In order to account for this you need to get your statements and do a bunch of work, and track it in a spreadsheet. There may be a simple, off the shelf program that does all of this, but I don’t know what it is. Anyways the real effort is in pulling all the transactions off the statement and entering it – once you set up the spreadsheet it mostly calculates everything for you – so even starting with a canned program wouldn’t save too much time (unless it was directly auto-fed from your brokerage account).

Here are the steps I follow each time and some of the “checks and balances” I do to make sure that I don’t miss anything.

Steps to updating portfolio performance:

1 ) update the prices of stocks in the portfolio (on the “balance” tab). Delete any stocks from the balance that have been sold and make a note to add any stocks that have been purchased to the list. If the stock has split (rare), make a note of this and adjust the share total. Make sure the total dollars in the spreadsheet ties out to the total on the site for those stocks (net of new purchases)

2 ) For sells… go to the sells tab, put in the shares and price, and then calculate the gain or loss by matching the cell against the appropriate one on the “buy” tab (you will have to update the formula). Note if there were commissions or not – we show the loss INCLUDING the commission (which is how it is calculated for tax purposes, too) but we want it separate so that we can calculate total costs to date

3 ) For buys.. go to the buys tab, put in the price and cost and commission

4 ) Go to the dividends tab, and add in manually all of the dividends paid out for each of the stocks specifically. For foreign dividends, put them “net” of the overseas with holding and any fees (so that the amount ties to what is added to the money market) – if this were material, we would collect them separately. This is needed for foreign stocks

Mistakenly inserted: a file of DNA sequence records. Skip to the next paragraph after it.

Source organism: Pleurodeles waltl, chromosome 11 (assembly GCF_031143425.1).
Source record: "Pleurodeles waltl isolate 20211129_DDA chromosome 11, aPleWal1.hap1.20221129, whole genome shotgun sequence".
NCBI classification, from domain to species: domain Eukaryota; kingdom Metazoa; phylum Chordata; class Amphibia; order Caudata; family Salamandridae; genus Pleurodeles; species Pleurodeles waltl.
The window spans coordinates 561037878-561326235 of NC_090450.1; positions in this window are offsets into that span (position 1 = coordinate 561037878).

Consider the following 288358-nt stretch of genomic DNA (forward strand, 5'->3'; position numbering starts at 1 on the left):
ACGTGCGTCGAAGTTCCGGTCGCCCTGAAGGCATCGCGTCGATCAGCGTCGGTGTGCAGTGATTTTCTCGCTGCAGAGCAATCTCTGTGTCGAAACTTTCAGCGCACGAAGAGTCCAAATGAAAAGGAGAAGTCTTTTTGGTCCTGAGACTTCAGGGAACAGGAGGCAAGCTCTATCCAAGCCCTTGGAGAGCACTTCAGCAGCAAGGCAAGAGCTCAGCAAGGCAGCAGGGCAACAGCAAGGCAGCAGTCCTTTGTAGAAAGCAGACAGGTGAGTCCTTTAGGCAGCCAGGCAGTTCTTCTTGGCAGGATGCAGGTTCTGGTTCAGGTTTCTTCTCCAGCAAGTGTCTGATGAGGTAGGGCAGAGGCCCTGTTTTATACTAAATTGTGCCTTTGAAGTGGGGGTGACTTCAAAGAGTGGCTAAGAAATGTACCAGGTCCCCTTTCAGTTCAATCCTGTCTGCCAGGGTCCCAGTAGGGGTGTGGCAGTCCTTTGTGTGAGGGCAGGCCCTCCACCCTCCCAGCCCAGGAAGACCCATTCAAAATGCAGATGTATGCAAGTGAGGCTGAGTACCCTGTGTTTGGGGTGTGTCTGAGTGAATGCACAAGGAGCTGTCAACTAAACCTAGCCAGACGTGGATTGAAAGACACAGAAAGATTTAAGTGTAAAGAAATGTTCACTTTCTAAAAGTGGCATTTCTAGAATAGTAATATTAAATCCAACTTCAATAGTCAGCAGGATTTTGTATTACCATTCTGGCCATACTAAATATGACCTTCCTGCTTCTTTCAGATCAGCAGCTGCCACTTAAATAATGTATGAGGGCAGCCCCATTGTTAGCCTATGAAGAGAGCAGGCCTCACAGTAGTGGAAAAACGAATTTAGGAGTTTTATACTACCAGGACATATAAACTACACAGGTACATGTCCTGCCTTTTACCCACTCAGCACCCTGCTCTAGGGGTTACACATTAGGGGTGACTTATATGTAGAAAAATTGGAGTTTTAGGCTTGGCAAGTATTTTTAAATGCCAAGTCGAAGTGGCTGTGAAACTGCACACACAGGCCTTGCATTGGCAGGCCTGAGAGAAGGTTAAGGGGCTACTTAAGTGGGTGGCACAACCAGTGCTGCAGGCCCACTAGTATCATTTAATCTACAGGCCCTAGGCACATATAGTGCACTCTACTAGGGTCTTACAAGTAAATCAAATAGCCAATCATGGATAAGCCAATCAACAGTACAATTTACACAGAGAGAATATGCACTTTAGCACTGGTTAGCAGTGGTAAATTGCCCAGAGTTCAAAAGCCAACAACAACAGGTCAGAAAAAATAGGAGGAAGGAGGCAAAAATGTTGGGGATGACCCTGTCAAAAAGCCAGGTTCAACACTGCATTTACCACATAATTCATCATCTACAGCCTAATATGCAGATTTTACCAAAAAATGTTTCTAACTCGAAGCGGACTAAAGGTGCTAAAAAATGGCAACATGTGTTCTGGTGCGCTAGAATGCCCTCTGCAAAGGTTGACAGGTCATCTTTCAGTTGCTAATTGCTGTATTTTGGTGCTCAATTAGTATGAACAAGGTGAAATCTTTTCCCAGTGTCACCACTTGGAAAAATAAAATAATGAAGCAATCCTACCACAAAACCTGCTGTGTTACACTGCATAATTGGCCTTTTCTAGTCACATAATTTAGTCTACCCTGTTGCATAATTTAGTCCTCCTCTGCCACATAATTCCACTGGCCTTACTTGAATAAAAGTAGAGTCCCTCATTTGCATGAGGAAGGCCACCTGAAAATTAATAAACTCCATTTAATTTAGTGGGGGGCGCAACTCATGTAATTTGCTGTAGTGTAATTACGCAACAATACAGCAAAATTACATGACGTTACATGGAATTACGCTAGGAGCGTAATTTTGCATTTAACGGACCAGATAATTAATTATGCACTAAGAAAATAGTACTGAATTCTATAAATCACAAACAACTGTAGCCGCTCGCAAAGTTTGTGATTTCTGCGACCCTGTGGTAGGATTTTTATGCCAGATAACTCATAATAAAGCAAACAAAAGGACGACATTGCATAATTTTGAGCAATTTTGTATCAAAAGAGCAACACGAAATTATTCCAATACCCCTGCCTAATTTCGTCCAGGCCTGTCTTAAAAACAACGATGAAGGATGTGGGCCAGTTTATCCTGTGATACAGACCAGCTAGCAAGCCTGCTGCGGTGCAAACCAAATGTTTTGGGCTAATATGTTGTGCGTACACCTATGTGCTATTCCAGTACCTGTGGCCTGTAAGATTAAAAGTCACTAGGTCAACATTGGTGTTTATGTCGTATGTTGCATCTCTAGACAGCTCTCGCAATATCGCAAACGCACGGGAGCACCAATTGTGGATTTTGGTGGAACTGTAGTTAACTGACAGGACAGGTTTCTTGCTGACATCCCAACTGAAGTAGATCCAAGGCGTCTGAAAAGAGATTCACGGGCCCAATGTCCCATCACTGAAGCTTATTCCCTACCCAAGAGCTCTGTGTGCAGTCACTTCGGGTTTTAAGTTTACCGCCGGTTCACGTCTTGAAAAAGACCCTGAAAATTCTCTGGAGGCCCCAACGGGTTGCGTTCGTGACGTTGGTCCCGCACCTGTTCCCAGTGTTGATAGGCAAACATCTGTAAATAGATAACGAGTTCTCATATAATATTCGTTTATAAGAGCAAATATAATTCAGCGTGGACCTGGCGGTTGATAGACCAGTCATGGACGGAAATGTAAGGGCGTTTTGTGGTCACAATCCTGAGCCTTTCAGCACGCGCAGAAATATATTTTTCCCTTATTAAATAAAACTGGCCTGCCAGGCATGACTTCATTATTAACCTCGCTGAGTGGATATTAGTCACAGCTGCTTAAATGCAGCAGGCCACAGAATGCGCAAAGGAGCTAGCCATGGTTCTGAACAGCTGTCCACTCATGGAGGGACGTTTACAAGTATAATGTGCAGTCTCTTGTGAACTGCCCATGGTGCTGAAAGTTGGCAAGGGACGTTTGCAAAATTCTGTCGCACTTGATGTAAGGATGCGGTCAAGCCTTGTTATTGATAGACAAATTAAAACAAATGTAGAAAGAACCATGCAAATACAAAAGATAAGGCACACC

5 ) Go to the dividends tab and update the pivot table and make sure the total ties out and that each stock is only represented once (i.e. if there are misspellings you will have 2 exxons, for example)

6 ) Go to the MM transaction tab, and add the monthly interest from the money market fund (only)

7 ) Go to the MM pivot tab, and update the pivot table and make sure all of the money market transactions are picked up

8 ) Go to the MM balances tab, and update the balances to match the statement

9 ) Go to the summary tab. You will need to add a line for each purchase. Copy the formulas across and update them. You will need to eliminate every stock sold from the top part with formulas, and put it in the bottom part with sales. For sales, use the net loss / gain from the sale tab and put a note of what the price was when you bought it, when you sold it, and the current price now. You can see sold stocks because they will have a #REF where their price used to be, as a check.

Also on summary tab, update the dividends by linking each stock to the line in the pivot table by stock to the main tab. The total by stock (done manually) for dividends should total to the same total as the pivot table.

Update the heading to show the month. Then update the date in cell A2 – this moves the month held column which is used to calculate the # of months which is used for the return calculation.

CROSS CHECKS on main tab; that the sum of the dollars for stock value matches the total of the balances; that the total of dividends matches the total of dividends pivot.

10 ) On summary tab – look up the “yield” for dividends of every stock on yahoo. While you are at it, update the notes section for each stock with analysis.

For sold stocks – update where they are today, given the original price and the sales price. This is for Monday morning quarterbacking only.

11 ) update the date on the cash flows tab for rate of return – if you have a new cash inflow, adjust the formula by adding a column and checking to see if it is calculating properly

12 ) if it is time for tax treatment, show the gain / loss for sales in the fiscal year, the amount of interest earned, and the amount of dividends received. These 3 items all go onto the return